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70% of the Software You Build is Wasted (Part 1 of Series of Tool/Platform Rants)

Posted by Bob Warfield on September 4, 2007

The headline gives a gruesome statistic, but it is probably understated.  At least 70% of the software you build is wasted because you are constantly reinventing the wheel by building components that do not deliver any competitive differentiation to your offering.  You have to build them for the offering to work, but they’re things that everyone in your space also provides.  Often, they are things that everyone in every space provides. 

I was having lunch with a CTO friend recently and broached this subject to him in a deliberately provocative way.  After he got past my delivery, he sighed and commented that he agreed.  Every new job he takes requires reinventing the same wheels all over again.  Another friend who is a marketing guy had exactly the same reaction even though he isn’t a techie.  He knew exactly how much was being invested in Engineering to build stuff that he couldn’t put in a press release or otherwise tout.  His referred to this work as a tax on innovation.  The non-differentiated stuff would just barely be average if you did it extremely well.  It would be average because it didn’t matter that it be any better than average: it wasn’t a competitive differentiator.  Therefore you couldn’t afford to make it better than average if you were focusing your business properly.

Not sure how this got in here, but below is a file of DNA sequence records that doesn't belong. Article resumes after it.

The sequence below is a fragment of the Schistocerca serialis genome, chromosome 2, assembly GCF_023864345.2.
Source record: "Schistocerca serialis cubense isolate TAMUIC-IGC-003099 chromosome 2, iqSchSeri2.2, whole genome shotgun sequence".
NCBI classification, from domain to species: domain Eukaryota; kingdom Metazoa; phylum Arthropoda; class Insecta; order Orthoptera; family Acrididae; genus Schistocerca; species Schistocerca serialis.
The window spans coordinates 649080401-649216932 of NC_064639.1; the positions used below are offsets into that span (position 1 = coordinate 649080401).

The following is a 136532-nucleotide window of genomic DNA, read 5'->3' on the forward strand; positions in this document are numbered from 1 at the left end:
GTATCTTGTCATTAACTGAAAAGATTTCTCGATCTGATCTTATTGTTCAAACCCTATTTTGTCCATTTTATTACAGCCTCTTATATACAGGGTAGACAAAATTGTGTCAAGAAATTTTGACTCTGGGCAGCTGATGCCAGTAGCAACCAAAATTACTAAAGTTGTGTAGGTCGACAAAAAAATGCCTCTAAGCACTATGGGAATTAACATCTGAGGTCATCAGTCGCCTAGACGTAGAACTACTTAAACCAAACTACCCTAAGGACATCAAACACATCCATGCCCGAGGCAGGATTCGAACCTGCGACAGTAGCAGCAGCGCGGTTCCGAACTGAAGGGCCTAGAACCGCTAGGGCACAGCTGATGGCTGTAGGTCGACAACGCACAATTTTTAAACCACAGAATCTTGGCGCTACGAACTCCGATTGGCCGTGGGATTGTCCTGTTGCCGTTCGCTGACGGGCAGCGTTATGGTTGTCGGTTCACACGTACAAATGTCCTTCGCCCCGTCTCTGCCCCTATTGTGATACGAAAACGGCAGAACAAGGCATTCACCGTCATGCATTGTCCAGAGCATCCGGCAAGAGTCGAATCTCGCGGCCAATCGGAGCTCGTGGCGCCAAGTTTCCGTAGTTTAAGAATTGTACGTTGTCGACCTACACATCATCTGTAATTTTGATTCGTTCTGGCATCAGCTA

I find it incredibly bleak to consider that 70% of the lines of code being written will be average at best and will likely make no difference to the business.